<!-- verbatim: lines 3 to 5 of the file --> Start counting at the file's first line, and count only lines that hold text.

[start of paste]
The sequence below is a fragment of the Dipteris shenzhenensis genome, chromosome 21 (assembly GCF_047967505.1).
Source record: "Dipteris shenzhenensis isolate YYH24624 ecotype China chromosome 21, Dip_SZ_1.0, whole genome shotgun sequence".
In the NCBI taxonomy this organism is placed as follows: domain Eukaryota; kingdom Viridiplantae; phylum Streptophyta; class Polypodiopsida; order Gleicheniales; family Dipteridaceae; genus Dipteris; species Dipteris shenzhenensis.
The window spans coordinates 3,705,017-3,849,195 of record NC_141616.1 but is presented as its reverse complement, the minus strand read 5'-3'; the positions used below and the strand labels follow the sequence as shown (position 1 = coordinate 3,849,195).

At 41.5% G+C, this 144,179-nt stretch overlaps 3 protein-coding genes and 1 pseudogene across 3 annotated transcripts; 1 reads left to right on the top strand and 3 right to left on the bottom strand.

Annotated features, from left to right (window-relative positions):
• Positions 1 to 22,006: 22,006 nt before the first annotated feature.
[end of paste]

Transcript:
In the NCBI taxonomy this organism is placed as follows: domain Eukaryota; kingdom Viridiplantae; phylum Streptophyta; class Polypodiopsida; order Gleicheniales; family Dipteridaceae; genus Dipteris; species Dipteris shenzhenensis.
The window spans coordinates 3,705,017-3,849,195 of record NC_141616.1 but is presented as its reverse complement, the minus strand read 5'-3'; the positions used below and the strand labels follow the sequence as shown (position 1 = coordinate 3,849,195).

At 41.5% G+C, this 144,179-nt stretch overlaps 3 protein-coding genes and 1 pseudogene across 3 annotated transcripts; 1 reads left to right on the top strand and 3 right to left on the bottom strand.